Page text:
In “This isn’t news” news, the Conservatives recently pushed through a bill that nobody else wanted. That’s the beauty of our system — a Prime Minister can be held in contempt of Parliament, for the first time in the history of Canada, and not only be re-elected but given a majority. Yay, us.
In any event, the Conservatives used the Boston bombings as an excuse to fast-track a couple of “anti-terrorism” laws. Because, you know, they can. (Sure, the Liberals voted in favour too, but that was just to prove that Justin isn’t a nancy-boy.)
One of the laws is a “preventative detention” law, which means you can be held in custody for up to three days without any charges being laid, just because they think you might be thinking about being a terrorist. After those three days, you might be on probation for up to a year — or if you refuse, you get to go to jail for a year!
At first, like most of you, I thought this was crazy! You can’t just lock someone up because you think, maybe, they’re thinking about doing something bad. But then I got to thinking (which might be against the law), what if they actually had thought of doing something bad? I know that I do everything I think about doing.
That’s right, like everybody in the world, everything I think about doing, I do. For instance, I thought about writing this article and then I did it. What more proof do you need?
I’m sure a lot of you went to bed last night thinking, “You know what? I am going to get up early and work out before I start my day.” And, of course, because you thought about doing it, you did it.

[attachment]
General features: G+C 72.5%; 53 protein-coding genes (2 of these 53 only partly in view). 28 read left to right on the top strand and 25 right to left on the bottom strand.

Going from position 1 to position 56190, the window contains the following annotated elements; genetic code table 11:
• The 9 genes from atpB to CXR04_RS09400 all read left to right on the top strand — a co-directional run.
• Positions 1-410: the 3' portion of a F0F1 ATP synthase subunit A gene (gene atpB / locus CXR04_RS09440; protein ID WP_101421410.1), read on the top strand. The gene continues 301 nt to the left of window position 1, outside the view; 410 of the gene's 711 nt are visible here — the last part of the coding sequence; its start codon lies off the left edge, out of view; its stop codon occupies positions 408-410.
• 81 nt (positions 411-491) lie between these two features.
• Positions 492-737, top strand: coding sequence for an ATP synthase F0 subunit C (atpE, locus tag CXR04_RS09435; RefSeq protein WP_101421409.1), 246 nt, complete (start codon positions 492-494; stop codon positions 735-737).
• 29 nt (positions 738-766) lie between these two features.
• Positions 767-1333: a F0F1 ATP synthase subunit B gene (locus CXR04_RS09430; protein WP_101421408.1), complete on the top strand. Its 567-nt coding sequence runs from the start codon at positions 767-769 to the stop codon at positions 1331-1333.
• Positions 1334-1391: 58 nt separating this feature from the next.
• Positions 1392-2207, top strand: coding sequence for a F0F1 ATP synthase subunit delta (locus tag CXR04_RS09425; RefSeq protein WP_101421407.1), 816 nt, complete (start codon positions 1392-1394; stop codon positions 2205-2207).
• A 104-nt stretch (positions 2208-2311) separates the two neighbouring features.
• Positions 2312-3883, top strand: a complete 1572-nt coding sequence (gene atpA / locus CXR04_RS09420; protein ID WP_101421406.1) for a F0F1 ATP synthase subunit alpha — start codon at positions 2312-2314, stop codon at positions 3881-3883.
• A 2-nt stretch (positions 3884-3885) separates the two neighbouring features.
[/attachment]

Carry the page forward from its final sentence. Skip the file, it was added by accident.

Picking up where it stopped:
So I say, good work Harps! I think (therefore it’s going to happen) that if the government thinks that you’re thinking about doing something bad, we should just lock you up and throw away the key, no questions asked.
I mean, why do we need to ask questions, we already think you’re a bad guy, therefore you are a bad guy.
It’s like the old saying “You think . . . therefore you’re a terrorist.”
But why stop there? I mean, listen, sure it’s great that if we think someone is a bad guy we can lock them up. But what if they just look like a bad guy — shouldn’t we be able to lock those guys up too? (And don’t go thinking I mean anything racist here, I’m just saying maybe they have shifty eyes . . . or are from the Middle East — hey, there’s white people from the Middle East too, you racist you.)
We shouldn’t have to go as far as having to think that maybe they’re thinking about doing something bad. If we look at them and know they’re going to do something bad, let’s just lock them up.
But why stop there? Now this is going to sound pretty extreme, but we’re talking about the safety of our citizens here — why not just lock everyone up?
Wait, you’re right, that is too crazy. What was I thinking?! We can’t lock everyone up . . . because who are we protecting then? So, let’s just lock up anyone who isn’t, say, part of the one percent.
Think about it, once we lock up 99 percent of the population in prisons (without laying charges), we won’t have to worry about bad guys at all . . . because all the bad guys will be locked up (along with the other 98.9 percent of the population, who we just think are bad guys).
It’ll finally be safe to walk the streets at night, you know, because no one will be on them.
Look. I, like most Canadians, hate how different we are from the U.S., with our freedoms and things, so I’m just glad to see that the Harps is taking the right steps toward getting rid of those.
We can only hope that soon they’ll get rid of the pesky universal health care we all hate so much.
Nathaniel Moher is a television writer living in Vancouver. This column first appeared in The Flying Shingle.